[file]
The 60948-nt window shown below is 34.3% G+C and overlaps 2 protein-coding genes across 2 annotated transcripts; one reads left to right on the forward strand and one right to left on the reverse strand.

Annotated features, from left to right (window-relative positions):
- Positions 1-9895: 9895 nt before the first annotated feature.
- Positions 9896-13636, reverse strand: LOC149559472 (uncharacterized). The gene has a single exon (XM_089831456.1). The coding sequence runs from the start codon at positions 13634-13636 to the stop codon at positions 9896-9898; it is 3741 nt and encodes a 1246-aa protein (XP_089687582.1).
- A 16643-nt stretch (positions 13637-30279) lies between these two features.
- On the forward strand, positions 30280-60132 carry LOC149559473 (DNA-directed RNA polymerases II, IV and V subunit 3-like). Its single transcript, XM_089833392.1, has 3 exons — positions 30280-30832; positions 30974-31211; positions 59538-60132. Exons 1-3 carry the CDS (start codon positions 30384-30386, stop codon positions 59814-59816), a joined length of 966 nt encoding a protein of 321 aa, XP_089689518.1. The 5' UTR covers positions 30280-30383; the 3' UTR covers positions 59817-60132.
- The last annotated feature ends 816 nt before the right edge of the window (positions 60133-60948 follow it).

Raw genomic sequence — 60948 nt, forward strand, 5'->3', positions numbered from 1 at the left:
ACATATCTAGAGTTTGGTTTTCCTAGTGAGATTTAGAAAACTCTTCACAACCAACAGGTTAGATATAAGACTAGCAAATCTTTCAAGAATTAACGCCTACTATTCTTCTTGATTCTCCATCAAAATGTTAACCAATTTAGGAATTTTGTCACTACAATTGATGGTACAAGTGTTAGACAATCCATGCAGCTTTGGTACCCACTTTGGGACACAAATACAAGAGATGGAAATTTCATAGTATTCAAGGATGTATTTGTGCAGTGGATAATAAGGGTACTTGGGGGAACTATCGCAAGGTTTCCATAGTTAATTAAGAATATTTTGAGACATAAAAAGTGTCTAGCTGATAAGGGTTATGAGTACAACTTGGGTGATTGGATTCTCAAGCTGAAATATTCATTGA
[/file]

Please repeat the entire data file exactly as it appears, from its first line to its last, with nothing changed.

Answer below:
The 60948-nt window shown below is 34.3% G+C and overlaps 2 protein-coding genes across 2 annotated transcripts; one reads left to right on the forward strand and one right to left on the reverse strand.

Annotated features, from left to right (window-relative positions):
- Positions 1-9895: 9895 nt before the first annotated feature.
- Positions 9896-13636, reverse strand: LOC149559472 (uncharacterized). The gene has a single exon (XM_089831456.1). The coding sequence runs from the start codon at positions 13634-13636 to the stop codon at positions 9896-9898; it is 3741 nt and encodes a 1246-aa protein (XP_089687582.1).
- A 16643-nt stretch (positions 13637-30279) lies between these two features.
- On the forward strand, positions 30280-60132 carry LOC149559473 (DNA-directed RNA polymerases II, IV and V subunit 3-like). Its single transcript, XM_089833392.1, has 3 exons — positions 30280-30832; positions 30974-31211; positions 59538-60132. Exons 1-3 carry the CDS (start codon positions 30384-30386, stop codon positions 59814-59816), a joined length of 966 nt encoding a protein of 321 aa, XP_089689518.1. The 5' UTR covers positions 30280-30383; the 3' UTR covers positions 59817-60132.
- The last annotated feature ends 816 nt before the right edge of the window (positions 60133-60948 follow it).

Raw genomic sequence — 60948 nt, forward strand, 5'->3', positions numbered from 1 at the left:
ACATATCTAGAGTTTGGTTTTCCTAGTGAGATTTAGAAAACTCTTCACAACCAACAGGTTAGATATAAGACTAGCAAATCTTTCAAGAATTAACGCCTACTATTCTTCTTGATTCTCCATCAAAATGTTAACCAATTTAGGAATTTTGTCACTACAATTGATGGTACAAGTGTTAGACAATCCATGCAGCTTTGGTACCCACTTTGGGACACAAATACAAGAGATGGAAATTTCATAGTATTCAAGGATGTATTTGTGCAGTGGATAATAAGGGTACTTGGGGGAACTATCGCAAGGTTTCCATAGTTAATTAAGAATATTTTGAGACATAAAAAGTGTCTAGCTGATAAGGGTTATGAGTACAACTTGGGTGATTGGATTCTCAAGCTGAAATATTCATTGA